It was a sleepless night followed by a morning of frantic calls. As the Barak river threatened to enter the first floor of her apartment in Cachar district’s Silchar town, a nine-month pregnant Udeshna Debroy and her mother were rescued by an NDRF team on Tuesday afternoon.
“It has been traumatic to say the least. We thought that being on the first floor made us safe,” said Nirupam Dutta, Debroy’s husband. “But when water reached our staircase, we knew this was no ordinary flood.”
In the last 24 hours, all of Silchar — southern Assam’s biggest town and the gateway to the three Barak valley districts — has been submerged in water unlike “ever before in its history”.
“It stopped raining last evening, but literally every inch of the town is under water — not a single establishment or home is safe,” said resident Pranabananda Das, who is a journalist with a local Bengali daily.
On Tuesday, as floods continued to ravage Assam, seven more people died, taking the death toll this year to 88.
Nearly 55 lakh people have been affected in 32 of the 36 districts of the state so far. Over two lakh people are in relief shelters. Experts said the geographical spread of the current wave of floods was unprecedented — several areas where flooding isn’t usually very acute lay submerged.
Silchar is one such place. While the city is plagued by intermittent flash floods owing to its bowl-shaped topography cut by the Barak river, it has rarely ever seen flooding of this year’s magnitude.
Joydeep Biswas, a resident, called the prevailing situation “horrific”. “I remember big floods in the 1980s but this year’s is by far the fiercest. No electricity, no water — our stocks of everything essential are depleting,” he said.
Another resident, Kunal Banik, who lives close to the Barak river, woke up Tuesday morning to find the ground floor of his house entirely submerged. “We began shifting all our furniture to the first floor — there is head-high water on the floor and I am among the town’s lucky 20 per cent because I have a higher floor to go to.”
Residents said the water came “suddenly” Monday afternoon. Like in other parts of Assam, incessant rains had inundated Silchar too, but the situation took a critical turn in the last 24 hours.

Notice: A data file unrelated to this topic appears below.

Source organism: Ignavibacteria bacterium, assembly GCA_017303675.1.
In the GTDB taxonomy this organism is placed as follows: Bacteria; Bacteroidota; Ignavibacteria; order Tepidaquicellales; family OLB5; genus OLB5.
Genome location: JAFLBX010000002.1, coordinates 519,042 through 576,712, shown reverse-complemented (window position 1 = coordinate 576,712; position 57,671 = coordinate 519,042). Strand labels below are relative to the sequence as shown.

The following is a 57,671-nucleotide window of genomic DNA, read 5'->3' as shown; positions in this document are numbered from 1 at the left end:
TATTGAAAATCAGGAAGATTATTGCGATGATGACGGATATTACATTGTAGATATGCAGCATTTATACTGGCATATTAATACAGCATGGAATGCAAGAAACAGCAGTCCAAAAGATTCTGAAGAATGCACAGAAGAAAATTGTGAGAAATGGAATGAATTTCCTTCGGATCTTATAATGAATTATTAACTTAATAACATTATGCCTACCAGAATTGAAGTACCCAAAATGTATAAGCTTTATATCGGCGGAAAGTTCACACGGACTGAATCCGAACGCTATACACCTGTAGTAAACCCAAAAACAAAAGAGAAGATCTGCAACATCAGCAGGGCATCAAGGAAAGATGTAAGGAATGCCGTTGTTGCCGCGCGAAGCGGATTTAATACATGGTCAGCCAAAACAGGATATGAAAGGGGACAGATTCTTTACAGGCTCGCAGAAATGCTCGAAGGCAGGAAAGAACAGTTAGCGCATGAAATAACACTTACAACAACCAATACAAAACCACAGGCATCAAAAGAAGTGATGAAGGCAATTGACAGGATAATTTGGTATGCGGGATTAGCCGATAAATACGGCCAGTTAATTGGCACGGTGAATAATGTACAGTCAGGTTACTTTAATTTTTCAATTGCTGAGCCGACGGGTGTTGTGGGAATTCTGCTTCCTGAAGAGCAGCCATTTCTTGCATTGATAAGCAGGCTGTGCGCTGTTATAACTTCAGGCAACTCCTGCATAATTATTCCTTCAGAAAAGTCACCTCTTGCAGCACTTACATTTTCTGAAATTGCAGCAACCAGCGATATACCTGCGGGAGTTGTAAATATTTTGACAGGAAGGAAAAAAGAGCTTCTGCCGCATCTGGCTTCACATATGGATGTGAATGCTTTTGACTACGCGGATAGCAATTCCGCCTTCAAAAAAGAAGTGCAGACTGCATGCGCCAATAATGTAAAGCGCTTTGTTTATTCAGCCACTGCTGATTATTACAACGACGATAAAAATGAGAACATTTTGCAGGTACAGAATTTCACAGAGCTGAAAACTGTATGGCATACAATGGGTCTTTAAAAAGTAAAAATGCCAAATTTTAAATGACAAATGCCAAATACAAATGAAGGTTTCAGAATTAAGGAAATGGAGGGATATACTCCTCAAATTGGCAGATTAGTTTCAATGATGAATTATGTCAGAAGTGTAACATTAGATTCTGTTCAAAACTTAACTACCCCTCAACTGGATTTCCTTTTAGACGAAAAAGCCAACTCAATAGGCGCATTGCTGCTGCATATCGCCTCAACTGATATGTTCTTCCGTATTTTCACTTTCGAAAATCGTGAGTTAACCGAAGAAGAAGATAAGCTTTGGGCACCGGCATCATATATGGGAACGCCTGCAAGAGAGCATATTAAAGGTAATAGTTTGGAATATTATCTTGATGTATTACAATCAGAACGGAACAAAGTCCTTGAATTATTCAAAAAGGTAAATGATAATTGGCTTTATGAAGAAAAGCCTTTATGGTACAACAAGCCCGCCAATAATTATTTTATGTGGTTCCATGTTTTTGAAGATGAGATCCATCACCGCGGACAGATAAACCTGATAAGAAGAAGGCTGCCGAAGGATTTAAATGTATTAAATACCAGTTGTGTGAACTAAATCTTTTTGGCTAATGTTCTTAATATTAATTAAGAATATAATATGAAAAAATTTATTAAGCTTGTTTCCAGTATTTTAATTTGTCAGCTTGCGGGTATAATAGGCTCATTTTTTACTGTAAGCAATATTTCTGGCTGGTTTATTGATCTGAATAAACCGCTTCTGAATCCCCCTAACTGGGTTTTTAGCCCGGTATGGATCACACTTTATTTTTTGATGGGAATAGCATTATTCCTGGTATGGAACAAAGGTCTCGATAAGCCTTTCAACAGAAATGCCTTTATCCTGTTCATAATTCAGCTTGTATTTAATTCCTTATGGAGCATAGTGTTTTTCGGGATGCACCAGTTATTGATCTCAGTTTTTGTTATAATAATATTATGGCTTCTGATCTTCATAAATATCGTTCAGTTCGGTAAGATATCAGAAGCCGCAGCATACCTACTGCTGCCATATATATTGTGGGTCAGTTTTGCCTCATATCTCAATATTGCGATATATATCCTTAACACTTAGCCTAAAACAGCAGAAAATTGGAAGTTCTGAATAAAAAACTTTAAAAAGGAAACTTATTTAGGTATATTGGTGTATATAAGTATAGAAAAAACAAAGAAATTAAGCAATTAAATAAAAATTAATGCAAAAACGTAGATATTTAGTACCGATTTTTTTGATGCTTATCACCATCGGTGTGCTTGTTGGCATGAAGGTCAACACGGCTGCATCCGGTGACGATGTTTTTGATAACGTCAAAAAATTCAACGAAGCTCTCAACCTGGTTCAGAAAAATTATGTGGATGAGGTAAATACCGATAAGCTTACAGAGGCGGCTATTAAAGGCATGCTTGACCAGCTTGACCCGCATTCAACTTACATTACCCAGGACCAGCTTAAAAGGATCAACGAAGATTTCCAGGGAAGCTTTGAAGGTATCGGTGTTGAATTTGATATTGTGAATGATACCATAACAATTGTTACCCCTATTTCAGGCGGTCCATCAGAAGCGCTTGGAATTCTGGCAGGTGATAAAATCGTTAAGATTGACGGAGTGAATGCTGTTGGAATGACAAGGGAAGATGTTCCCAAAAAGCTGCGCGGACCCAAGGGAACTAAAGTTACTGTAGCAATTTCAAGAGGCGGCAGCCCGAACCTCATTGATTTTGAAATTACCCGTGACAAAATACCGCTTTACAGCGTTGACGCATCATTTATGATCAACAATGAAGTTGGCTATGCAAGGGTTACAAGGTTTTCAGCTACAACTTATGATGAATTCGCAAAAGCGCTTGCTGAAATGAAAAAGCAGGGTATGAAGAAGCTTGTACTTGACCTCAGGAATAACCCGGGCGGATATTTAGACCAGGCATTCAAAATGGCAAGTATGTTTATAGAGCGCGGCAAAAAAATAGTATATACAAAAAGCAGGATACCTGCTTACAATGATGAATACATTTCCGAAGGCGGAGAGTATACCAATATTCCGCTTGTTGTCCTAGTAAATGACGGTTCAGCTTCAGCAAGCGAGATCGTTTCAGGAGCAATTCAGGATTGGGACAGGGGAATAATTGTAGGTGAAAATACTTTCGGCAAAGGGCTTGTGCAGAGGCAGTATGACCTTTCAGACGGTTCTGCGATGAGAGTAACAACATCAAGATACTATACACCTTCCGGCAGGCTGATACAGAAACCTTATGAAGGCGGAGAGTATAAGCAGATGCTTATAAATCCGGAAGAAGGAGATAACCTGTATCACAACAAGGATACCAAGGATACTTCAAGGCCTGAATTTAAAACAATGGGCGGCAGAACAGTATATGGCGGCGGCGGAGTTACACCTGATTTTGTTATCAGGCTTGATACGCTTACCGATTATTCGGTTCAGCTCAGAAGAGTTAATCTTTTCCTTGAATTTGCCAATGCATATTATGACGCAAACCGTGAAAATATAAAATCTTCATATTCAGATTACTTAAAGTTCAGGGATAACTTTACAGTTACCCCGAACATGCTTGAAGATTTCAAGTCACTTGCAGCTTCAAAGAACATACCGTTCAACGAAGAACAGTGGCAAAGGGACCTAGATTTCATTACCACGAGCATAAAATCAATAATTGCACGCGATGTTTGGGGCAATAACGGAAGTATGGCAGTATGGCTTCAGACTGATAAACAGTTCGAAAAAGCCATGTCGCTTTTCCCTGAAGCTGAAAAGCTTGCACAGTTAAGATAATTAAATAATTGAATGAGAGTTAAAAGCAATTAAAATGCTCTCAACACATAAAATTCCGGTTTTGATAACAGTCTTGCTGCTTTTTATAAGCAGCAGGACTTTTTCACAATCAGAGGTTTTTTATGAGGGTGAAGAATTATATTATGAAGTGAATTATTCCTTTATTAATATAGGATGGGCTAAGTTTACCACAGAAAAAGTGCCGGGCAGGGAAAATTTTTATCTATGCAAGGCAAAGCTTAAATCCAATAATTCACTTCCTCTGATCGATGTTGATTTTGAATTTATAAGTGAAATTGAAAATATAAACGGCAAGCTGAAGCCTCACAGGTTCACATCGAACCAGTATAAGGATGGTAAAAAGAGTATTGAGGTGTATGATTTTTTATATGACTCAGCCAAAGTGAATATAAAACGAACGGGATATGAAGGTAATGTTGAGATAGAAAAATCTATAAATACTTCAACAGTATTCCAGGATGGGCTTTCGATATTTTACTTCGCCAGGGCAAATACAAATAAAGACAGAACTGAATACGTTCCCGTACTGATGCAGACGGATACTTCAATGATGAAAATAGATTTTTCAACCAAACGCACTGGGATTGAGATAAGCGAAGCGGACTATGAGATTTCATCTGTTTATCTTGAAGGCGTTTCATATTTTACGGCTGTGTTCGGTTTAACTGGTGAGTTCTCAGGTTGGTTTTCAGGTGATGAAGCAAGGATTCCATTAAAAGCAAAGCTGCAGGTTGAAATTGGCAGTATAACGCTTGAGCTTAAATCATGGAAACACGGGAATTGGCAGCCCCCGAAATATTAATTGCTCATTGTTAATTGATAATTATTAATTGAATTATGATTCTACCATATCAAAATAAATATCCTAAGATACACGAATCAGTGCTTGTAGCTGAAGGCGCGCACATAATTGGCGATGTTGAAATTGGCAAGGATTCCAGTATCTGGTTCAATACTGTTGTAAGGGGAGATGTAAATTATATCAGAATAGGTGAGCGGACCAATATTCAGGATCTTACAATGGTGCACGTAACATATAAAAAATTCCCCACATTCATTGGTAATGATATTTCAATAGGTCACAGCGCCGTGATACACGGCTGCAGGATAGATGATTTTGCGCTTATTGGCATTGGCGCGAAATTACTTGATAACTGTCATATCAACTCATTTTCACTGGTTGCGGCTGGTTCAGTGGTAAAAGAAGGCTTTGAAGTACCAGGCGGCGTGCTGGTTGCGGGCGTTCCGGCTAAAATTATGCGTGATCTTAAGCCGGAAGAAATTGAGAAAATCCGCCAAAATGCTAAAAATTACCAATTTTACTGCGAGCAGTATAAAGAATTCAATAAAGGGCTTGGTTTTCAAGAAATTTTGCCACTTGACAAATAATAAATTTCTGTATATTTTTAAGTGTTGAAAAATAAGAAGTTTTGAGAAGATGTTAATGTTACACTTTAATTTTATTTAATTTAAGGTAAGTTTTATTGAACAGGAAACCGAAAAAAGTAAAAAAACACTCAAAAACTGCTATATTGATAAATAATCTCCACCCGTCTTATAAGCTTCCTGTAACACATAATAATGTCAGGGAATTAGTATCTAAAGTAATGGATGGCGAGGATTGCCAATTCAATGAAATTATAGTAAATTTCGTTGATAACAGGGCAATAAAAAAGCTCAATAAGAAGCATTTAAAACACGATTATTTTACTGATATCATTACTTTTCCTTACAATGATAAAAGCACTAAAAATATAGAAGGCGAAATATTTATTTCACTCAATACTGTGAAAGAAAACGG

The culprit is a breach at the Bethukandi embankment along the Barak river. The breach sent waters of the river rushing in and submerging the town overnight.
On Tuesday, as the situation turned grim, the Centre dispatched four teams of NDRF by air from Bhubaneswar to aid rescue operations. “Our top priorities at this hour are rescuing marooned people and providing relief materials to the affected,” said Parimal Suklabaidya, Dholai legislator and also the Minister for Transport, Fisheries and Excise.
However, the scale of the problem is such that even rescue and relief has become a tough challenge for the district administration. “The town is inundated and there are too many stranded people…we are focusing on evacuation, and then [providing] relief with the boats on hand that have been pooled from the paramilitary forces,” said Cachar Deputy Commissioner Keerthi Jalli.
Other disaster management officials said that the lack of boats was a major problem and that the administration had to resort to “country boats”. Strong currents, however, were pushing away these boats, making rescue even more challenging.
In most parts of the town, there has been no electricity, drinking water or mobile network. “In the last few days, it was the rain but coupled with the embankment breach, it is a disaster,” said Dipankar Mishra, who owns a cyber cafe in the town’s Shillongpatty area.
Locals allege that the embankment was broken in May during the first spell of rains this season. “The river had entered the town and then itself most of the water had accumulated in a natural reservoir near the embankment called Mahisha Beel. Even after the river level had gone down, the reservoir’s sluice gates were not opened for the water to be drained into the river,” said Das, adding that the local residents dug up a pathway so the water had on way to escape. “Now it is the same way through which the water is coming back in.”
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Cachar SP Raman Dhillon said the breach was no longer a concern because the incessant rainfall had led to water going over the embankment into the town. “River carries water from Manipur and Mizoram too. It has been raining in two states as well so you have to take those factors into account,” she said.
Meanwhile, Assam chief minister Himanta Biswa Sarma Tuesday visited two flood relief camps in Nalbari district to take stock of the situation. Other districts such as Barpeta, Nagaon, Darrang, Bajali, among others continue to reel under flood waters. In UNESCO world heritage site Kaziranga National Park, 42 out of 233 camps are currently inundated, and eight animals are dead. A team from the Centre is expected to visit Assam and Meghalaya to assess the damage.